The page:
Of bridges and magical things

And there’s more.

I walked along the bike path that skirts the empty field next to our old house. The path wasn’t there back then, the trees and brush had only rudimentary foot paths worn down by kids and teenagers looking for hidey holes. After we moved, there was a concrete bridge crossing the creek and a dirt path we used for short cuts under the interstate.

This was a place we spent a lot of time, under the interstate, down by the ankle-deep creek, over and around the sandstone boulders, the pillars spray painted in Anarchy.

It’s been at least 17 years since I’ve walked this part of the creek.

I climbed the retaining wall and sat cross-legged under the bridge. The bike path gets a lot of traffic, walkers and bikers alike. They all regard me as crazy. I hide between pages.

There is a lot of water here now, ever moving, but still no deeper than my shin. With the rocky shoals and sandstone I’m tempted to walk right in.

I hate this chain link fence, this barrier. Only yesterday did I realize the great separation we had between one life and another, the interstate like the *rift between two halves of the brain. 

There are too many people down here now, it’s safe, not so many rule breakers and anarchists. Do I look threatening to them with my notebook and pen? What am I preying on other than my own failed memory?

Later, I found the remains of our little bridge now an unsteady creek crossing warned against by posted sign.

This was my concrete bridge–reclaimed by nature, smashed and trashed, it’s more beautiful here now. There are openings, a tiny nature preserve, where the water runs as if down along a natural dam, but I can see the chunks of concrete, the memory of rebar. How much has changed in 30 years. How close I’ve lived, but, until now, have ignored.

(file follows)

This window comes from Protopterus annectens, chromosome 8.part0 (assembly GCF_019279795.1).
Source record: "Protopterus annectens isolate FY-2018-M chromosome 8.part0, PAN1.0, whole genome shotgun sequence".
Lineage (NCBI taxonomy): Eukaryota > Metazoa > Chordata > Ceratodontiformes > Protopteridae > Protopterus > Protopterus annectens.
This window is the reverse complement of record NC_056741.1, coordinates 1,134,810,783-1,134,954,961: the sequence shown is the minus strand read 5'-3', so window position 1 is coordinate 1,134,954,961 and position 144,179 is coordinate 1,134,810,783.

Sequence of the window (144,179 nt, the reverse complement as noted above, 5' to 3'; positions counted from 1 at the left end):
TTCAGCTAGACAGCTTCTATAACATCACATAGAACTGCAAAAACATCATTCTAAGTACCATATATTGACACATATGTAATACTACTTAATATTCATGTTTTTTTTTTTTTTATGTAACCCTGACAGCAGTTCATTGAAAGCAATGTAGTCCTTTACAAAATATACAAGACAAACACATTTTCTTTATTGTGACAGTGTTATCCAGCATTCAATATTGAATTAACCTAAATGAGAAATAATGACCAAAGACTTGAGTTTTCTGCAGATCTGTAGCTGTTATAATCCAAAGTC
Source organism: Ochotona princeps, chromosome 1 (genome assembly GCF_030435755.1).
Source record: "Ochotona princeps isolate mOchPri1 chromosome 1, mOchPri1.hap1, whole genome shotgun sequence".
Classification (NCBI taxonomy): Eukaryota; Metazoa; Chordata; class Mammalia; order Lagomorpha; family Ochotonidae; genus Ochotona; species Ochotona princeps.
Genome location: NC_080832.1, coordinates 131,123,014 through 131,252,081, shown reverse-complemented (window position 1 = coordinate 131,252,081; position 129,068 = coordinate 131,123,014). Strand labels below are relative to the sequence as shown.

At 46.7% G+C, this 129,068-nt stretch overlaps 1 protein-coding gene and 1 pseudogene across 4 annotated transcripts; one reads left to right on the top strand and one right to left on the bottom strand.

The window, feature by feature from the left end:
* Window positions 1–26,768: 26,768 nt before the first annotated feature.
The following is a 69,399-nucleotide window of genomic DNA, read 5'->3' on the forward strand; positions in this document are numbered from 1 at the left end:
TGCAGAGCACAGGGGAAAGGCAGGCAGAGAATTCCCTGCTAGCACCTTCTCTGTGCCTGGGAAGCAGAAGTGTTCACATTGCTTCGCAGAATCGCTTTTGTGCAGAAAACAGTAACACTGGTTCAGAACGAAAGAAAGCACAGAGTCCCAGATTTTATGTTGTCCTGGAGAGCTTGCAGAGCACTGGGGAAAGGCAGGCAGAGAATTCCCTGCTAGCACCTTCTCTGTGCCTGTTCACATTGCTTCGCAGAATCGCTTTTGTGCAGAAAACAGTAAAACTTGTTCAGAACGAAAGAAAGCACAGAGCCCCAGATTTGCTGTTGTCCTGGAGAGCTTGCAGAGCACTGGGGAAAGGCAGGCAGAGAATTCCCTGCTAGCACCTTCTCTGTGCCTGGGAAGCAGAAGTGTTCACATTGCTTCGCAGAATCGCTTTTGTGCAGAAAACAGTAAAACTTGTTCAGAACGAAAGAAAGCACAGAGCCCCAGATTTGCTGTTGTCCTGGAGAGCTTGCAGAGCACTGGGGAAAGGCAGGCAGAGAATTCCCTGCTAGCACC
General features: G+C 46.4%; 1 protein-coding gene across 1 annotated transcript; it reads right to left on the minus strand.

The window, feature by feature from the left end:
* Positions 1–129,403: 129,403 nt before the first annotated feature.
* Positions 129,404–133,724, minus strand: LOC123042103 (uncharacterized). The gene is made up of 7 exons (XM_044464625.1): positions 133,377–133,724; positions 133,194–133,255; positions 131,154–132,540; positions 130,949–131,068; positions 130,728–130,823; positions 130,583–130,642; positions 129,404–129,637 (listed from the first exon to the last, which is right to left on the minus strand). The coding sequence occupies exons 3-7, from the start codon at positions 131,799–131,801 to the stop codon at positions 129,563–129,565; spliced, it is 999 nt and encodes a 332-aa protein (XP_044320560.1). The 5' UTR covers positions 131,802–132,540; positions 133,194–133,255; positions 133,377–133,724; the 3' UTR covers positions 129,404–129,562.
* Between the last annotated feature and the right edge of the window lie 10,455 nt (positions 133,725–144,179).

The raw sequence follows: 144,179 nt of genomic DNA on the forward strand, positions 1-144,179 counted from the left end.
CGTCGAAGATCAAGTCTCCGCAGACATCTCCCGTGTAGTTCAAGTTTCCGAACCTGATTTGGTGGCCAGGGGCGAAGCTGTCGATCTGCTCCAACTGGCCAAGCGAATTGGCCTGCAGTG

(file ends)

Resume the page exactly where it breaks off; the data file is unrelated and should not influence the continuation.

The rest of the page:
If I can get away, I’ll be writing here again. There are so many birds. The water runs and runs.

*We started out on one side of the interstate as a family, and moved the the other, as not. Looking at a map, it creates a fissure–two hemispheres connected by a great, roaring corpus callosum.


About E. Victoria Flynn

E. Victoria Flynn is a mother and a writer living in Southern Wisconsin. Published in a variety of venues, Victoria is currently writing the first in a series of three fantasy novels based on Cornish folklore. When not taking part in a shrieking dance party or engrossed in her own little fictions, Victoria is keen on art, the natural world and people unafraid to explore their own brilliance.
This entry was posted in memoir writing, penny jar, places, red house and tagged , , . Bookmark the permalink.

6 Responses to Of bridges and magical things

  1. Beth Hoffman says:

    This is incredibly well done. I was right there with you, sitting beneath the bridge, hiding between the pages.

  2. kario says:

    Lovely. I am sorry you haven’t yet gained entrance to the house, but something tells me that outside is where you need to be for now.

  3. sophie king says:

    Great post. I now feel the need to explore my area some more; I won’t find bridges or creeks, but maybe some magical things.

    • pennyjars says:

      Thanks for visiting and commenting, Sophie. I hope you do explore your area. I’d love to hear what you find. It’s incredible what we can see when we start looking at our surroundings like a stranger would see them.

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